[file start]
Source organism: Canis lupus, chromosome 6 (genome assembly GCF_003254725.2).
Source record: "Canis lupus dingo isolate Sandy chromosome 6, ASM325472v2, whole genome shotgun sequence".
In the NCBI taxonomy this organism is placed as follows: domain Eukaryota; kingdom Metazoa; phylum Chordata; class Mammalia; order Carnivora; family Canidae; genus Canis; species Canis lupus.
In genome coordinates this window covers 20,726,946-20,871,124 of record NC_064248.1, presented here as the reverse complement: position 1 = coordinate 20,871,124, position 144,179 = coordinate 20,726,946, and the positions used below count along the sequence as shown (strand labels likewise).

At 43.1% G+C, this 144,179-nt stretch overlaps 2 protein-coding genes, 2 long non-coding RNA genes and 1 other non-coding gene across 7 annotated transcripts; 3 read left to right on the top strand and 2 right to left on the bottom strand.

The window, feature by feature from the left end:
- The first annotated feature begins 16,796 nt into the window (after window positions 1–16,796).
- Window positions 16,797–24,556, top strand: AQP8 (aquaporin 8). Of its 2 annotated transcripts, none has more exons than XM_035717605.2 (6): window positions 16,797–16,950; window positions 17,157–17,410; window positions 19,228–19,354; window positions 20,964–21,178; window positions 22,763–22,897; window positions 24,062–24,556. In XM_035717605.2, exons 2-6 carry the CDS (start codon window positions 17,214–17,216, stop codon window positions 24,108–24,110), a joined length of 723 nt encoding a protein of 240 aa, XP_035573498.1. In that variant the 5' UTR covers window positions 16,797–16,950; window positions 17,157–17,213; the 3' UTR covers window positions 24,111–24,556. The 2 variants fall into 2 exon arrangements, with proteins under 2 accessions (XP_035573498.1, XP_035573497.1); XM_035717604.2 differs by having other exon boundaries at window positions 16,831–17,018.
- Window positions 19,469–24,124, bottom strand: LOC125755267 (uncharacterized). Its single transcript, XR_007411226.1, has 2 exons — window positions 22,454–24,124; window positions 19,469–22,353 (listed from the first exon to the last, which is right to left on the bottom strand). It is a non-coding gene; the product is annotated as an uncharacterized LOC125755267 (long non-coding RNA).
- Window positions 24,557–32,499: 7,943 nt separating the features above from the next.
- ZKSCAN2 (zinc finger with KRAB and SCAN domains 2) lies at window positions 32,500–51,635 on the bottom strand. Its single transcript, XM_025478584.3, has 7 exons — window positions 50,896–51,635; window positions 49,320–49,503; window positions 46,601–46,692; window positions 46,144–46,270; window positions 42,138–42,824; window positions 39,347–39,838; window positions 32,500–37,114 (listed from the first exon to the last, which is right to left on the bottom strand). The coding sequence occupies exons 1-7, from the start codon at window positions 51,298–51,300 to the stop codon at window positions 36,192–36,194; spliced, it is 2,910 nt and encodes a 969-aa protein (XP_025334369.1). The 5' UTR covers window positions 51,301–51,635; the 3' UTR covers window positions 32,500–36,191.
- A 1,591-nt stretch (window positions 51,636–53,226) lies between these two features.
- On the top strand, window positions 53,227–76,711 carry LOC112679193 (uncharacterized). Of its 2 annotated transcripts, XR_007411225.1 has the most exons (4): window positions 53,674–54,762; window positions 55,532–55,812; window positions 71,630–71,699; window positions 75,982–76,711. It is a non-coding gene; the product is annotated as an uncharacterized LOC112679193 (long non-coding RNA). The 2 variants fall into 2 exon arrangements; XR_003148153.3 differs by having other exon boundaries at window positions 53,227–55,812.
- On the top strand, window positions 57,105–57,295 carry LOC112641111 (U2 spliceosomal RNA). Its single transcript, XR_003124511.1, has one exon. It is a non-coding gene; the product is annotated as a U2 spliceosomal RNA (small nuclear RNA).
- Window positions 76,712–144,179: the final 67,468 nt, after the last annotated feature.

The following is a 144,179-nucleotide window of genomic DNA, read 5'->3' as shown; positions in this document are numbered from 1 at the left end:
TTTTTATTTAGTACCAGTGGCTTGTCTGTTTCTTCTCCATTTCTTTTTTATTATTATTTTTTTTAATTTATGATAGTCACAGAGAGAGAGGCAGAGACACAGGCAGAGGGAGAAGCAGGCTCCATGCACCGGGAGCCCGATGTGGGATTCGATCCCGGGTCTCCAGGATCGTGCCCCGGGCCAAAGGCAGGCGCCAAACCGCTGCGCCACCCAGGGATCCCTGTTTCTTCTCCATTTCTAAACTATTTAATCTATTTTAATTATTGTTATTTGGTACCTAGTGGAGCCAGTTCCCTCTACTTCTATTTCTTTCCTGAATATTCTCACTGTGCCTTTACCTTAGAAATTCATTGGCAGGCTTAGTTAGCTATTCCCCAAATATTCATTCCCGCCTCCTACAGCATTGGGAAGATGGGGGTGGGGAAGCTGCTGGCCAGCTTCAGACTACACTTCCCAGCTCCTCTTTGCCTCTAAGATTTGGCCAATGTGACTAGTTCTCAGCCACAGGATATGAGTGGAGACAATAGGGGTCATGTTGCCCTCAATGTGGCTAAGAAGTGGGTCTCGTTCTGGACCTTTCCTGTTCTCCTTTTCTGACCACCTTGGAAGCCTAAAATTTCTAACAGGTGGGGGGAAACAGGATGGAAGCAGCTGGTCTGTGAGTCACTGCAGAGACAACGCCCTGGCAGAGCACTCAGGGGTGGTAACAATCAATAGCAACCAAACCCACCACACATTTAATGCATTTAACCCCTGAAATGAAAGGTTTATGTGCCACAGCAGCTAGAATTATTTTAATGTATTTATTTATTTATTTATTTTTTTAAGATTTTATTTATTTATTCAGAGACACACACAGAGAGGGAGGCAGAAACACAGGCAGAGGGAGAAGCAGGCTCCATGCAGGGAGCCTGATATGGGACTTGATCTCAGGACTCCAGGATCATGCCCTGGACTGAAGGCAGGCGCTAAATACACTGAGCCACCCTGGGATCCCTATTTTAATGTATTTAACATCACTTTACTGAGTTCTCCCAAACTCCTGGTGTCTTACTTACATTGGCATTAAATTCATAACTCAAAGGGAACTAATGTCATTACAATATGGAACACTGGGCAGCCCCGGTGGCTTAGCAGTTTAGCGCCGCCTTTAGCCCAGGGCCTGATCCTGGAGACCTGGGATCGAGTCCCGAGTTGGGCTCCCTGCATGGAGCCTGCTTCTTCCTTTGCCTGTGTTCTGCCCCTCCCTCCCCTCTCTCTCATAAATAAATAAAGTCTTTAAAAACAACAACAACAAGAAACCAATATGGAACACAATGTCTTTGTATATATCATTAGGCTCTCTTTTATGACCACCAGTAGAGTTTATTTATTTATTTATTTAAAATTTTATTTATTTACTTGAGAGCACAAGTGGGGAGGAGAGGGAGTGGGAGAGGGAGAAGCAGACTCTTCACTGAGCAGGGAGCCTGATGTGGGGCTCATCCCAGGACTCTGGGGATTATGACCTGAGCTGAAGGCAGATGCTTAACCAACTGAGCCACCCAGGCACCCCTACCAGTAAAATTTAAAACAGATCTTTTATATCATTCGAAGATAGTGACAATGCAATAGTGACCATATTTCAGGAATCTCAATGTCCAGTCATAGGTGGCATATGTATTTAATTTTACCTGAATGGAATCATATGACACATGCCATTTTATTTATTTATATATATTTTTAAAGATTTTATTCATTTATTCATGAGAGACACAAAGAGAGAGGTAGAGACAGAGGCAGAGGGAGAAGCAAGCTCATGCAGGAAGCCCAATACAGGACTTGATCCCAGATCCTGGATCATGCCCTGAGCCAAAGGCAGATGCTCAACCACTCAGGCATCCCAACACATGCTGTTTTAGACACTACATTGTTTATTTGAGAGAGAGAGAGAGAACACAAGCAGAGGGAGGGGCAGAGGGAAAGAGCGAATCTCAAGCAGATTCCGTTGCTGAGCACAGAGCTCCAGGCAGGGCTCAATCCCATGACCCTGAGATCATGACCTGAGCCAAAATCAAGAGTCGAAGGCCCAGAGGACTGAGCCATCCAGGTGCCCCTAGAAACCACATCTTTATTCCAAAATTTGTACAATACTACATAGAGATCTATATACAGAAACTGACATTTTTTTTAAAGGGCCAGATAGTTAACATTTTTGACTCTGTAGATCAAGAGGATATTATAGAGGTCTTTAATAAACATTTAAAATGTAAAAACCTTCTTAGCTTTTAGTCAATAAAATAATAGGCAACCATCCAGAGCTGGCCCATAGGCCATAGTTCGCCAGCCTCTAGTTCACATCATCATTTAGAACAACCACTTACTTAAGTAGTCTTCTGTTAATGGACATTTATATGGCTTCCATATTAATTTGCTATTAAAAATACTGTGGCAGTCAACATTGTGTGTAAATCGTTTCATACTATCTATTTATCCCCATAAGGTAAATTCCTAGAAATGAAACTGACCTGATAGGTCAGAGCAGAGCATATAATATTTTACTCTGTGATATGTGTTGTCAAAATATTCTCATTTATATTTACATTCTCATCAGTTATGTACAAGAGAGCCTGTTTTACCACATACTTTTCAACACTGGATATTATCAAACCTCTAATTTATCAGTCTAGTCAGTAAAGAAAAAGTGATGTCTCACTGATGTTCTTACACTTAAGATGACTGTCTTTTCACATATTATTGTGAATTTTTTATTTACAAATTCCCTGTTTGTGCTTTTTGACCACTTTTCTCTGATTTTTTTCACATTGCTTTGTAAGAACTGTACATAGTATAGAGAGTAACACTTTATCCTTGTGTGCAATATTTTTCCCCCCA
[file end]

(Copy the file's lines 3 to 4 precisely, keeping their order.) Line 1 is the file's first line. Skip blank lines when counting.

In the NCBI taxonomy this organism is placed as follows: domain Eukaryota; kingdom Metazoa; phylum Chordata; class Mammalia; order Carnivora; family Canidae; genus Canis; species Canis lupus.
In genome coordinates this window covers 20,726,946-20,871,124 of record NC_064248.1, presented here as the reverse complement: position 1 = coordinate 20,871,124, position 144,179 = coordinate 20,726,946, and the positions used below count along the sequence as shown (strand labels likewise).